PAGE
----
That’s how that day ended. After that experience, I couldn’t ask much more of the patch. Not only had February patching been made, but the patching year. I would not care that much if it was quiet from then on, it had worked wonders that day. But the quality kept on going. After a brief hiatus, I managed more full-on patching on 5th. With bags of time on my hands, I checked Hidden Pool after working Drayton Meadows. I found myself entertained by a mixed flock of passerines on crop by Marriot’s Way, including 25 Fieldfare, 13 Redwing, 25 Chaffinch, 15 Greenfinch, 2 Reed Buntings, 5 Yellowhammers and a Mistle Thrush, the latter the fourth patch record. There was nothing on the pool however, so I headed back towards Marriot’s Way via a small field skirting Drayton Meadows. Within moments I flushed this:
BITTERN; the patch strikes again! Once again I found the expletives escaping from my lips as I frantically tried to think of a way to keep tabs with this bird and not lose sight of it. The camera was luckily at hand, so I managed to get the above shot. Chance would have it though that the memory card was full, not allowing me to take any more photos. I didn’t have time to delete photos at the expense of missing the bird, so with the necessary shot I watched as it flew ungracefully towards the reeds at the back of Drayton Meadows, where a few Jackdaws harried it and forced it to land in the reedbeds. All this was over within under a minute; all too brief but exhilarating. Another patch dream had been realised, prolonging the buzz that had been provided by the Cranes a few days earlier. Areas of reedbed on the patch are basically confined to two small areas along Fishermen’s Trail and Drayton Meadows, so scoring this Bittern was well off the radar, in the realms of distant possibility. To think that these reeds were capable of holding a nationally important species such as Bittern proves just how much potential Costessey House Private Estate has. The fact that the patch genuinely held a Bittern almost makes it as valuable a record as the Cranes, maybe more so, given that they didn’t land.
I didn’t see the Bittern again, despite my best efforts for the rest of my visit. The impetus to try and re-find it however helped me to discover another new area of the patch. A small path running just east of Hidden Pool allowed for close access to the reeds at the back of Drayton Meadows, which whilst not the best for keeping dry was productive throughout the visit. It provided me with 2 Lapwings north over also on 5th, only the third patch record, as well as a long staying flock of up to 30 Siskins from 6th-11th, just a patch second, flocks of up to 40 Magpies and mammal highlights of Fox and a Muntjac on 7th. The 4th patch first of the visit came on 7th in the form of a Little Grebe on the Wensum at Fishermen’s Trail, only seen diving on a couple of brief occasions before flying far downstream. A valuable first, as with any grebes on site. Other highlights included an influx of 16 Snipe at Drayton Meadows was very entertaining on 8th, almost double the previous patch record. Hardcore patching also resulted in other record totals, including 15 Skylarks and 9 Red-legged Partridge on 8th and 8 Stock Doves on 6th all in the Old Costessey fields by Marriot’s Way. Aside from record totals, 2 House Sparrows in the hedgerows below Drayton Woods was just a patch second, the first since October 2011, as were up to 7 Greylag Geese on Mill Field on 11th (with 4 again at Drayton Meadows on 12th).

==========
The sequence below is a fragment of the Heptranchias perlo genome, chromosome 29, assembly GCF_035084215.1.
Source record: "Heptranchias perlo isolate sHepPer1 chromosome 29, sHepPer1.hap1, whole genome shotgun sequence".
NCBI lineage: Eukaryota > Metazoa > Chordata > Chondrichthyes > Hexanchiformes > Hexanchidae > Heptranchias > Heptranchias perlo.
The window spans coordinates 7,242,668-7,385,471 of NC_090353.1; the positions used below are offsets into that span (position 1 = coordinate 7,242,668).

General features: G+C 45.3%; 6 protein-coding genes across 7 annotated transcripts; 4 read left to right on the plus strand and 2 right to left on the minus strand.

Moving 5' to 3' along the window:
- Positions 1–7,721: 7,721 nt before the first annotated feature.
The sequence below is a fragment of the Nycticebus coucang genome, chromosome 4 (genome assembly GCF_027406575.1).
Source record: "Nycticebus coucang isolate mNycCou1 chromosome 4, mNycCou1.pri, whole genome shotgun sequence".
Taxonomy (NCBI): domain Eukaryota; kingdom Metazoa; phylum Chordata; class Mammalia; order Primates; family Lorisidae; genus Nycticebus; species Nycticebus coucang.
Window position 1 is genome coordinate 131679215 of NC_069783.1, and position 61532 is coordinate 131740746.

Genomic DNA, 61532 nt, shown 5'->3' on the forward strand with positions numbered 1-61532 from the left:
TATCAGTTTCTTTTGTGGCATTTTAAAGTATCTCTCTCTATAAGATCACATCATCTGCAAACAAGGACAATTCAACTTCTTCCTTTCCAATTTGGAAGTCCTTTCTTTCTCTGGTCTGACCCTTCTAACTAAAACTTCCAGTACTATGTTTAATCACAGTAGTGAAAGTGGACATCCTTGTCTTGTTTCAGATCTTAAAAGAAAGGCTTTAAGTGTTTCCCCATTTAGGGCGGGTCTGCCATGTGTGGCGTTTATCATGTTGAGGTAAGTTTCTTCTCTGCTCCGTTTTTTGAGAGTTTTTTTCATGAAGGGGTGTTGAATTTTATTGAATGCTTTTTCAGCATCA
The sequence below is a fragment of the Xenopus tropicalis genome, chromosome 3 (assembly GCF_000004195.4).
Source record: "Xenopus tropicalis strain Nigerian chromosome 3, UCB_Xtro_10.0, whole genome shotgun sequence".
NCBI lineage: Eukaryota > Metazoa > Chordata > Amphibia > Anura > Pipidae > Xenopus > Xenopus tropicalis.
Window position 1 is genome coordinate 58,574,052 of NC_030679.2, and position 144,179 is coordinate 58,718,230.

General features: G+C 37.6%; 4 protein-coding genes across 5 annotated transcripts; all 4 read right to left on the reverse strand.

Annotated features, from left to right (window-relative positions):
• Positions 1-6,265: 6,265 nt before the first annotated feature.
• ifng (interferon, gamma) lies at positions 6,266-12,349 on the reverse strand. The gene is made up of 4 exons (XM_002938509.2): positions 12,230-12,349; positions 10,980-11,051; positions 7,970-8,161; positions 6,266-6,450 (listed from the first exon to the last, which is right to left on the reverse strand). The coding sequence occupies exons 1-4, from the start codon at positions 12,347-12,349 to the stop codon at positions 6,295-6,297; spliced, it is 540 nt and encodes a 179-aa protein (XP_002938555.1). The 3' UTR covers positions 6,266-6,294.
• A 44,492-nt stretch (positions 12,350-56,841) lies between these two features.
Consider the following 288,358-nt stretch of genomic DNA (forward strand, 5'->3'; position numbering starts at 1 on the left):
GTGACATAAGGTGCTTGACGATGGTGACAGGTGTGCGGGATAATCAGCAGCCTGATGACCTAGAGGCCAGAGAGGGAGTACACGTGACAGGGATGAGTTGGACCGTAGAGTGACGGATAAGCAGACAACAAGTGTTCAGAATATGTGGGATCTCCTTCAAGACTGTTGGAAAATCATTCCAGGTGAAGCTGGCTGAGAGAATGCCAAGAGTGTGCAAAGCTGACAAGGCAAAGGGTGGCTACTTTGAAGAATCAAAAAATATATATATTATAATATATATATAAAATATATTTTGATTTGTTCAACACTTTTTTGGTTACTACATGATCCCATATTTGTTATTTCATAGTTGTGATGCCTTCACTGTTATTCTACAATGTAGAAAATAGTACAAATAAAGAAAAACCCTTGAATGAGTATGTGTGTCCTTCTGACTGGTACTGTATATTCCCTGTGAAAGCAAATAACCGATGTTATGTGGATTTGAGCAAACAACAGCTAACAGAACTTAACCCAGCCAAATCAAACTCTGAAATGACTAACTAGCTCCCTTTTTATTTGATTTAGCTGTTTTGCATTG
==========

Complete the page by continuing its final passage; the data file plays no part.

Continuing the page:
I will end where I usually start, with an update on the Mute Swans and the Egyptian Geese. 4 Egyptian Geese were present throughout; the usual wintering pair and a new pair. This arrival was not welcomed by the usual resident pair, with several squabbles taking place involving a lot of noise and wing-flapping. Similarly, the resident Mute Swans had to put up with an influx of other Mutes, with up to 12 present on 6th, a patch record. Most days 8+ were present, which on 11th resulted in a similar face off to the Egyptian Geese. This involved the resident family and another family with two considerably younger looking cygnets, in which the residents came out victorious. Its always fascinating to watch territorial behaviour, as it was to watch the resident adults ‘busking’ and successfully fend off the invading pair. The busking went wrong at one point, as the resident pair found themselves threatening each other, before smelling one another and doing the trademark ‘love-heart’ neck ritual. The resident cygnets tried to do likewise with the other cygents, only to shy out and feed alongside them. They are well-developed now, one with more adult feathering and bill colouration than the other, but both are nearly fully grown. Neither are independent from the parents as of yet, but I imagine my next visit will be the last time I see them before they fly off to pastures new. Lovely birds.
In 12 days a total of 60 species were seen on patch, around 70% of the total patch list, which now sits at 87, and just 20 off my yearlist aim of 8o species. I think its fair to say that the flooding paid dividends, resulting in the best birding at Costessey House Private Estate I’ve had yet by some margin, a visit I’ll look back on with nostalgia for a long time to come. With 6 Cranes and Bittern gracing the patch, amongst a wide range of other decent patch species, it’s clear that it has an endless ability to shock me with decent quality birds. Long may that continue!
Thanks for reading,